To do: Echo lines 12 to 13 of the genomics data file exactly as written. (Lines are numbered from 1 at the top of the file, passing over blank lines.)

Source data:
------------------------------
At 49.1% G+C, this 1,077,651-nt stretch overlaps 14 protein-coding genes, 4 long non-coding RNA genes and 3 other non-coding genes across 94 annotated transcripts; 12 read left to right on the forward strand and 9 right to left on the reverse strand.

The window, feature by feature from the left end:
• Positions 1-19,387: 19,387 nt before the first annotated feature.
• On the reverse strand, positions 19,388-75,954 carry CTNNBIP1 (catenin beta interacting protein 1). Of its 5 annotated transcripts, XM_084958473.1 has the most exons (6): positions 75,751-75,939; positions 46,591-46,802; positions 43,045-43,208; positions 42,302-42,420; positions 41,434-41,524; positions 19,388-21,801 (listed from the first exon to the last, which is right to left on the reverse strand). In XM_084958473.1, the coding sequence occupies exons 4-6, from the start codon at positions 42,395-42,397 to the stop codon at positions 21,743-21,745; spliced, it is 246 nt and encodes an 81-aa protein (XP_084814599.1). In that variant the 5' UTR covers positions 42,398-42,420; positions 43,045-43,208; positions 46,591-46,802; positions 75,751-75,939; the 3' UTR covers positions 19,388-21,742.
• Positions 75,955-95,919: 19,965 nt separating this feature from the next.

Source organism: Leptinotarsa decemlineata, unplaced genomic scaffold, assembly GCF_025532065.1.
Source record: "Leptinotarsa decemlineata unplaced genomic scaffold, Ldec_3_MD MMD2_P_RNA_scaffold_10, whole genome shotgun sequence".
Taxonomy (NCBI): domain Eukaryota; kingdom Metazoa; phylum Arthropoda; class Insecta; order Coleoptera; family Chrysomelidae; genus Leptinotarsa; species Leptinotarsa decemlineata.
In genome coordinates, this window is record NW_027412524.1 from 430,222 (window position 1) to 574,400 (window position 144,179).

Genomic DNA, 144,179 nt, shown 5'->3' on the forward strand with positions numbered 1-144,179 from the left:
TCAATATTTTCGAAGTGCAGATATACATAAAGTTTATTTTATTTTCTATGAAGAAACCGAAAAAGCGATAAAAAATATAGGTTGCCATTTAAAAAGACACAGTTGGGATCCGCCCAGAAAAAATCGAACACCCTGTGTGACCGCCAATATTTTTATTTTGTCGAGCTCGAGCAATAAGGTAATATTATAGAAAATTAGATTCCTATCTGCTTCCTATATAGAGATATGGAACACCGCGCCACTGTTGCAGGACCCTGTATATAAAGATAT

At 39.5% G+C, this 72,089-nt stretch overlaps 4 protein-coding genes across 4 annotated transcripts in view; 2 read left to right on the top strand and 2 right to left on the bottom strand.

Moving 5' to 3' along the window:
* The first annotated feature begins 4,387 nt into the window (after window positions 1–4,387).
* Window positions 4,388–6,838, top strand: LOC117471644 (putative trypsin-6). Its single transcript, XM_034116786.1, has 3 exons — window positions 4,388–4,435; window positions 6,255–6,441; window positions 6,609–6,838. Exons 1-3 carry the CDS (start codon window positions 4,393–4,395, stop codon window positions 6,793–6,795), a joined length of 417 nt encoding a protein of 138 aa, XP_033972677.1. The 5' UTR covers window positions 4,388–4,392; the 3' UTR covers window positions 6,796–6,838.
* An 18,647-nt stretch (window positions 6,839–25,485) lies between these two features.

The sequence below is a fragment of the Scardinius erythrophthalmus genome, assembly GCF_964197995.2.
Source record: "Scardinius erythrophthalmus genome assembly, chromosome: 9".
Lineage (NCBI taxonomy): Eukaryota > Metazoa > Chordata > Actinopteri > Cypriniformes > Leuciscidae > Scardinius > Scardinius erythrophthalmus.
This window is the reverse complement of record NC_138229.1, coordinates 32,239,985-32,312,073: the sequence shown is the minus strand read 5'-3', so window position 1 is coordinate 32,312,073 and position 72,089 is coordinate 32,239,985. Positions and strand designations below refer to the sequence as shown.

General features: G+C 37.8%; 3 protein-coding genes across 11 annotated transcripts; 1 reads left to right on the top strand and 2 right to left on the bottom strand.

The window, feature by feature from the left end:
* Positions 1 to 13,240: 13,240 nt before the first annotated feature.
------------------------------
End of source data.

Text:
At 39.5% G+C, this 72,089-nt stretch overlaps 4 protein-coding genes across 4 annotated transcripts in view; 2 read left to right on the top strand and 2 right to left on the bottom strand.

Moving 5' to 3' along the window: